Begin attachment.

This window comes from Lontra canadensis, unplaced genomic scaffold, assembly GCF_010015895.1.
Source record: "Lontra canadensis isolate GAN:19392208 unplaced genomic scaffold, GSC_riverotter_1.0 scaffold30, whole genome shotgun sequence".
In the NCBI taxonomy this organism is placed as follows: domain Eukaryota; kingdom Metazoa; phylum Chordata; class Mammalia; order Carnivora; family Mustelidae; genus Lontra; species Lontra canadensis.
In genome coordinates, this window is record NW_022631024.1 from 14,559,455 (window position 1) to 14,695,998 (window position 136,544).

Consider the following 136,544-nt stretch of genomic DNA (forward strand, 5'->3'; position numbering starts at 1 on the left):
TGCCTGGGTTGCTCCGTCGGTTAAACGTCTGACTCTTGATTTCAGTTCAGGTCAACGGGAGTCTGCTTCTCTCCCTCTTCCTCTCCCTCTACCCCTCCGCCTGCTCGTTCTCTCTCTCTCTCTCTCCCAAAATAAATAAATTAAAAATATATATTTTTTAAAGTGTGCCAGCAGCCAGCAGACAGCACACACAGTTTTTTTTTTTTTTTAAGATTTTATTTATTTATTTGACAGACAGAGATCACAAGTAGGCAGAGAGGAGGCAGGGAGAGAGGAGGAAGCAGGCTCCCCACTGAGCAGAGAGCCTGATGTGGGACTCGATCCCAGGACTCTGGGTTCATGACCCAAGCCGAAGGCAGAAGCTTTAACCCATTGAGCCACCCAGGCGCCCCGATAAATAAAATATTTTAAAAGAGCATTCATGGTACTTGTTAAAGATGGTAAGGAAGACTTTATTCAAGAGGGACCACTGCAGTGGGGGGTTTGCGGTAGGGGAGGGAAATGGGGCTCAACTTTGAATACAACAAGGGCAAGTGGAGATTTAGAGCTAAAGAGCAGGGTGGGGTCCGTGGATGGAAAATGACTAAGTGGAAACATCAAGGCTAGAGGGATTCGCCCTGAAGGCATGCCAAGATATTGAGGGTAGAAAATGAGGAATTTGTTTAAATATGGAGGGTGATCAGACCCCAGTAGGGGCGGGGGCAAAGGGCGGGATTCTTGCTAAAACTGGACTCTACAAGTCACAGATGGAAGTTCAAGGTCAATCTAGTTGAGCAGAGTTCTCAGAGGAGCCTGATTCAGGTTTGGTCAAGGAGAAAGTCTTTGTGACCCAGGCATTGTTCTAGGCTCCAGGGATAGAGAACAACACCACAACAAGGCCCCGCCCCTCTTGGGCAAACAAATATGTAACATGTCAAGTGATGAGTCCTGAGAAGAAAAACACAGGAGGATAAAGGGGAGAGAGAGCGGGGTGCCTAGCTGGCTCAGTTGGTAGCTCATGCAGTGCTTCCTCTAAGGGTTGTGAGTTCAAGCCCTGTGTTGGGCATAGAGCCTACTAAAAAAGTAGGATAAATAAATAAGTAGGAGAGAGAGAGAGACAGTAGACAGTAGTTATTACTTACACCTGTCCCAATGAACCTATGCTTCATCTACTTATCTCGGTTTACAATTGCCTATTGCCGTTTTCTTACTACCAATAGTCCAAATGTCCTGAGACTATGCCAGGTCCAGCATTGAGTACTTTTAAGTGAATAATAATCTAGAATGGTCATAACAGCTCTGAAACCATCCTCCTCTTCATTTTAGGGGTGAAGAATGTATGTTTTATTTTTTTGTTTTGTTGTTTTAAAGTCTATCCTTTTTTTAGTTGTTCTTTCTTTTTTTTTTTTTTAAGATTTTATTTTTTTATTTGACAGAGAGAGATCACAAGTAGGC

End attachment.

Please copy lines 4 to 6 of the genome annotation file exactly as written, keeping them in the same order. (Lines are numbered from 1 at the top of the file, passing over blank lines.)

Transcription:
In genome coordinates, this window is record NW_022631024.1 from 14,559,455 (window position 1) to 14,695,998 (window position 136,544).

Consider the following 136,544-nt stretch of genomic DNA (forward strand, 5'->3'; position numbering starts at 1 on the left):
TGCCTGGGTTGCTCCGTCGGTTAAACGTCTGACTCTTGATTTCAGTTCAGGTCAACGGGAGTCTGCTTCTCTCCCTCTTCCTCTCCCTCTACCCCTCCGCCTGCTCGTTCTCTCTCTCTCTCTCTCCCAAAATAAATAAATTAAAAATATATATTTTTTAAAGTGTGCCAGCAGCCAGCAGACAGCACACACAGTTTTTTTTTTTTTTTAAGATTTTATTTATTTATTTGACAGACAGAGATCACAAGTAGGCAGAGAGGAGGCAGGGAGAGAGGAGGAAGCAGGCTCCCCACTGAGCAGAGAGCCTGATGTGGGACTCGATCCCAGGACTCTGGGTTCATGACCCAAGCCGAAGGCAGAAGCTTTAACCCATTGAGCCACCCAGGCGCCCCGATAAATAAAATATTTTAAAAGAGCATTCATGGTACTTGTTAAAGATGGTAAGGAAGACTTTATTCAAGAGGGACCACTGCAGTGGGGGGTTTGCGGTAGGGGAGGGAAATGGGGCTCAACTTTGAATACAACAAGGGCAAGTGGAGATTTAGAGCTAAAGAGCAGGGTGGGGTCCGTGGATGGAAAATGACTAAGTGGAAACATCAAGGCTAGAGGGATTCGCCCTGAAGGCATGCCAAGATATTGAGGGTAGAAAATGAGGAATTTGTTTAAATATGGAGGGTGATCAGACCCCAGTAGGGGCGGGGGCAAAGGGCGGGATTCTTGCTAAAACTGGACTCTACAAGTCACAGATGGAAGTTCAAGGTCAATCTAGTTGAGCAGAGTTCTCAGAGGAGCCTGATTCAGGTTTGGTCAAGGAGAAAGTCTTTGTGACCCAGGCATTGTTCTAGGCTCCAGGGATAGAGAACAACACCACAACAAGGCCCCGCCCCTCTTGGGCAAACAAATATGTAACATGTCAAGTGATGAGTCCTGAGAAGAAAAACACAGGAGGATAAAGGGGAGAGAGAGCGGGGTGCCTAGCTGGCTCAGTTGGTAGCTCATGCAGTGCTTCCTCTAAGGGTTGTGAGTTCAAGCCCTGTGTTGGGCATAGAGCCTACTAAAAAAGTAGGATAAATAAATAAGTAGGAGAGAGAGAGAGACAGTAGACAGTAGTTATTACTTACACCTGTCCCAATGAACCTATGCTTCATCTACTTATCTCGGTTTACAATTGCCTATTGCCGTTTTCTTACTACCAATAGTCCAAATGTCCTGAGACTATGCCAGGTCCAGCATTGAGTACTTTTAAGTGAATAATAATCTAGAATGGTCATAACAGCTCTGAAACCATCCTCCTCTTCATTTTAGGGGTGAAGAATGTATGTTTTATTTTTTTGTTTTGTTGTTTTAAAGTCTATCCTTTTTTTAGTTGTTCTTTCTTTTTTTTTTTTTTAAGATTTTATTTTTTTATTTGACAGAGAGAGATCACAAGTAGGC